Critique is so important. I honestly believe that writers who don’t/haven’t gone through the process – on both the giving and receiving sides – are missing out on an incredible tool for improving their reading and writing. Bear with me a moment as we look backwards in time.
As of 2013, I had hardly ever let a single soul read any fiction that I’d written. I’d had a short story published in my college’s literary magazine, sure, and occasionally wrote some experimental stuff on my LiveJournal (feel free to mock me for this later), but any novel-length projects that I was working on stayed under wraps without fail. At this time, I also didn’t value the short story pretty much at all. In spite of reading plenty of great short fiction as an English major, I just had this stick up my ass that the only worthwhile fiction was in the form of a novel.
I’m still not clear on what changed in me, but I finally decided to go to a critique group and see if my writing was up to snuff enough that maybe I could try and get a book published. Enter Meetup.com and the Columbia Writers. At my first meeting, I screwed up completely and didn’t have written notes in advance, which I was supposed to give to the writers of the pieces that we were reading that week.
I got better, I swear. I attended regularly and did my best to give helpful feedback that wasn’t mean or overly critical, but that didn’t coddle the author, either.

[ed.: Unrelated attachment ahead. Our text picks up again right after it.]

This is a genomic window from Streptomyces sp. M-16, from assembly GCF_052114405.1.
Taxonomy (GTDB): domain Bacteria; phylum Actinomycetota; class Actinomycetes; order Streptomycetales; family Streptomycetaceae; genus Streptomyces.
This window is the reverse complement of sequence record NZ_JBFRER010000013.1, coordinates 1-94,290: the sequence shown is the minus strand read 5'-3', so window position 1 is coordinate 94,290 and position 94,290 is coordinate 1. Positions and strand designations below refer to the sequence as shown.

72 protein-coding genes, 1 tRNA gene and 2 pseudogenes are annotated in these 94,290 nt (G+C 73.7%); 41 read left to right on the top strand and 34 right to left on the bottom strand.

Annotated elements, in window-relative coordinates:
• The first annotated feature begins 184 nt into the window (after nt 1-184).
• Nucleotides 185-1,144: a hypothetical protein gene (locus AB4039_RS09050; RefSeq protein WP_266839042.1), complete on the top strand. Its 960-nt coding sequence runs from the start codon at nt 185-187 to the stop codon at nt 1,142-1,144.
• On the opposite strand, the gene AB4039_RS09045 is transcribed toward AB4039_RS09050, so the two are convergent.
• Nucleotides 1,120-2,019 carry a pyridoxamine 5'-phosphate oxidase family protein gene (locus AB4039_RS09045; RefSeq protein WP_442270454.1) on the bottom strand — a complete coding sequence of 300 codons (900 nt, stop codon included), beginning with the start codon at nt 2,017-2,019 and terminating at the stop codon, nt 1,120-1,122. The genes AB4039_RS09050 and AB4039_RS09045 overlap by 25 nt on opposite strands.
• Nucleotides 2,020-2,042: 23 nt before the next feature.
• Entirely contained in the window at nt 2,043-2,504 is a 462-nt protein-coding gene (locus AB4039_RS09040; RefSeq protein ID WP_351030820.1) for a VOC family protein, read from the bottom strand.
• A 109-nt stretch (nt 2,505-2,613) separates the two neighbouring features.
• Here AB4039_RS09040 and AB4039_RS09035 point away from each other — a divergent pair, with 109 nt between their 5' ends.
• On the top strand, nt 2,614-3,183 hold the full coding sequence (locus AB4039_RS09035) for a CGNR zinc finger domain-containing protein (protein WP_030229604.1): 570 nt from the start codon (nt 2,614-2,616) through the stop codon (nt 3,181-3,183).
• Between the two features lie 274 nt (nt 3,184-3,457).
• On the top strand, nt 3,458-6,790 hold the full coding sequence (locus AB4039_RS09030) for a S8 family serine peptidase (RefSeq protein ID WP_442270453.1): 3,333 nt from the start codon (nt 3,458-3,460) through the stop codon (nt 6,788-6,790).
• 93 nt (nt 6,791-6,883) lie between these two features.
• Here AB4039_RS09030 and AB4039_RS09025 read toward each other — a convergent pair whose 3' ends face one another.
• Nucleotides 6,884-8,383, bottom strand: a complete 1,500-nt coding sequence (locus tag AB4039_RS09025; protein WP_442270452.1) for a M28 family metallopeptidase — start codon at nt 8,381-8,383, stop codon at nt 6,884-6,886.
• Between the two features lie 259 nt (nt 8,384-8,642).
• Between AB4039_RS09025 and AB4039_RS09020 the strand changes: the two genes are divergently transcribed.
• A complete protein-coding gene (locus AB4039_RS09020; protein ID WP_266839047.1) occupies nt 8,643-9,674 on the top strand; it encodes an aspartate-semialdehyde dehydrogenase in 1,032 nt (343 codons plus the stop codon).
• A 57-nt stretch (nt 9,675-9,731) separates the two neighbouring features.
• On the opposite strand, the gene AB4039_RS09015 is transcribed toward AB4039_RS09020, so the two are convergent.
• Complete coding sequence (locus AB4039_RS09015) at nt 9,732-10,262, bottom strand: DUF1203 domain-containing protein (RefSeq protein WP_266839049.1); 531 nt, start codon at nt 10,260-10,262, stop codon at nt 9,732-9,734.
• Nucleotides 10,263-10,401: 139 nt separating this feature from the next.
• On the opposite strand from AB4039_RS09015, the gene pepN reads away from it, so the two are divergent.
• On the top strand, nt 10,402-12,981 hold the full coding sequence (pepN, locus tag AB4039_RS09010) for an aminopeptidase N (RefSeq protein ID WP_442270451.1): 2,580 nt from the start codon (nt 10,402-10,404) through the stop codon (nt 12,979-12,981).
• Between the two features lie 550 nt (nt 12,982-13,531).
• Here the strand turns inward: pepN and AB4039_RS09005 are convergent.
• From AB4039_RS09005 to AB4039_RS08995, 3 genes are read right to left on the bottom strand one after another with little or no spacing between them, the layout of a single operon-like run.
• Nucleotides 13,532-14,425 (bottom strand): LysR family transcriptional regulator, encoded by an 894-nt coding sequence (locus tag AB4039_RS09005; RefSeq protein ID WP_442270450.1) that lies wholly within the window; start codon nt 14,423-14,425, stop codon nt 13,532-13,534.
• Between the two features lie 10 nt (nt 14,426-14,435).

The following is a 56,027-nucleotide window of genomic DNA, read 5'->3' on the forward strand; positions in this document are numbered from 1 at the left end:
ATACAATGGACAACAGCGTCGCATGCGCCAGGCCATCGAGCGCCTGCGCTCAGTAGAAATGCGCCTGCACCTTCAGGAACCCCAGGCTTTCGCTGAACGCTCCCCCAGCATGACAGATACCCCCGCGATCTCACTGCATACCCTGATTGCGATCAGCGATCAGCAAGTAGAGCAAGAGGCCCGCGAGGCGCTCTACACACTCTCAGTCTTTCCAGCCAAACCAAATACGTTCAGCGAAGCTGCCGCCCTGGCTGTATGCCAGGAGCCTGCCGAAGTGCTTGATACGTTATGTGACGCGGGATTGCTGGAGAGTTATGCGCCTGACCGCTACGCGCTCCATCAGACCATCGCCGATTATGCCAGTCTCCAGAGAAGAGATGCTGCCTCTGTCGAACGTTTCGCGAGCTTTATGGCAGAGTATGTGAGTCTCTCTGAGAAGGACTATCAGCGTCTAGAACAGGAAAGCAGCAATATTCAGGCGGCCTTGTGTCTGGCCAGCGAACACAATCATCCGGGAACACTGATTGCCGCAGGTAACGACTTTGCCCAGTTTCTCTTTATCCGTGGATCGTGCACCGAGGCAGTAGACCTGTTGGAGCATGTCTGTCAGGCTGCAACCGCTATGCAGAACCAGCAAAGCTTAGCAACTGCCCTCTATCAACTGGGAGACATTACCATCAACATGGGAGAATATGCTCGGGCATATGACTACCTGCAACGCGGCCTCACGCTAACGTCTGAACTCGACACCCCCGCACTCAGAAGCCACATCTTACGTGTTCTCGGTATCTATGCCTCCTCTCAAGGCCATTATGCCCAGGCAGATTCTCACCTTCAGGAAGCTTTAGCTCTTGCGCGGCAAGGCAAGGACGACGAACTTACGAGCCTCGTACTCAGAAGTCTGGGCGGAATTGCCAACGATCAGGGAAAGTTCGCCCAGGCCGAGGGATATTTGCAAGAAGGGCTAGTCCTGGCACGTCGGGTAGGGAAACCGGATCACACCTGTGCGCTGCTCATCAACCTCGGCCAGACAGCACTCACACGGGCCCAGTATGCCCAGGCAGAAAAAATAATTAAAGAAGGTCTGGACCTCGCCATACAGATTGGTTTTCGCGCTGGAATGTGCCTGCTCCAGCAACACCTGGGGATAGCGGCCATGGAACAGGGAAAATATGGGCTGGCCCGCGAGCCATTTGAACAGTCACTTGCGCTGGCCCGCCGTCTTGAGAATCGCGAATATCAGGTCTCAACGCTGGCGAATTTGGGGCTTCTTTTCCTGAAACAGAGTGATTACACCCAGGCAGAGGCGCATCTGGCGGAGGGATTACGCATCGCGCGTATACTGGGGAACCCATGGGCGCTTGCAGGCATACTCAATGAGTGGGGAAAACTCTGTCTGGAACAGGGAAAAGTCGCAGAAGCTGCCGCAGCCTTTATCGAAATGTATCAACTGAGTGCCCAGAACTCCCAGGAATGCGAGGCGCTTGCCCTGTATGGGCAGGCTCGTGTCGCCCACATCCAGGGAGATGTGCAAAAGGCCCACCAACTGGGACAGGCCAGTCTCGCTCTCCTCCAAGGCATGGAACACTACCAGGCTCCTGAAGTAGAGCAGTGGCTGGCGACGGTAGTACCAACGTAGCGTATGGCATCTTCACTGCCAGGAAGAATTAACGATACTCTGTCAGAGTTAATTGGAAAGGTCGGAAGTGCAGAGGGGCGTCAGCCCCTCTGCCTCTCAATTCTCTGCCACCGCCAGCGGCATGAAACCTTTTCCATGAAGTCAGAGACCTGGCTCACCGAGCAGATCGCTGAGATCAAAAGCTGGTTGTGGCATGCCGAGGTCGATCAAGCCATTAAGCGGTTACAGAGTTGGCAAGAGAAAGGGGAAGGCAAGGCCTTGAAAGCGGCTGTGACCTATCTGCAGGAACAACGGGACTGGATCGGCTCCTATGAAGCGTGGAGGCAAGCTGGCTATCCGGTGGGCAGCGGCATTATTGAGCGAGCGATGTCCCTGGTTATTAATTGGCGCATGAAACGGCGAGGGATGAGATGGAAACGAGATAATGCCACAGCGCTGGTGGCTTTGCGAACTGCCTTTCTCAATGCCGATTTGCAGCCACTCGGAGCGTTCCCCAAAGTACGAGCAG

In this, I failed. For a while. It turns out, I wasn’t very good at giving feedback. I wasn’t focusing on the right things and my tone was too terse and unpleasant. But I learned as I went on, how to find the right balance between being friendly and being a good reader that offered helpful constructive criticism. I learned to stop circling out-of-place commas in red pen and, instead, to focus on character motivations, dialogue, pacing, and other genuinely helpful things to talk about. I became a better reader through this trial and error.
And, in being a better reader of others’ works, I became a better writer as well. I learned how to evaluate my own work with the same critical eye that I gave to my fellow writers.
Then, I started to submit work. First, it was sections of novels I was playing with (the main one from that era is on the back burner – I’m not dropping it, but it would be a tough sell, especially as a first book), but then I started to attempt short stories. In this time, I blossomed. With the feedback I was receiving, I started to see my own shortcomings in a new light and began to understand my own strengths as a writer.
Critique does more than just show you what you need to work on; done right, the critique process makes you a better reader and a better writer. I cannot recommend it enough.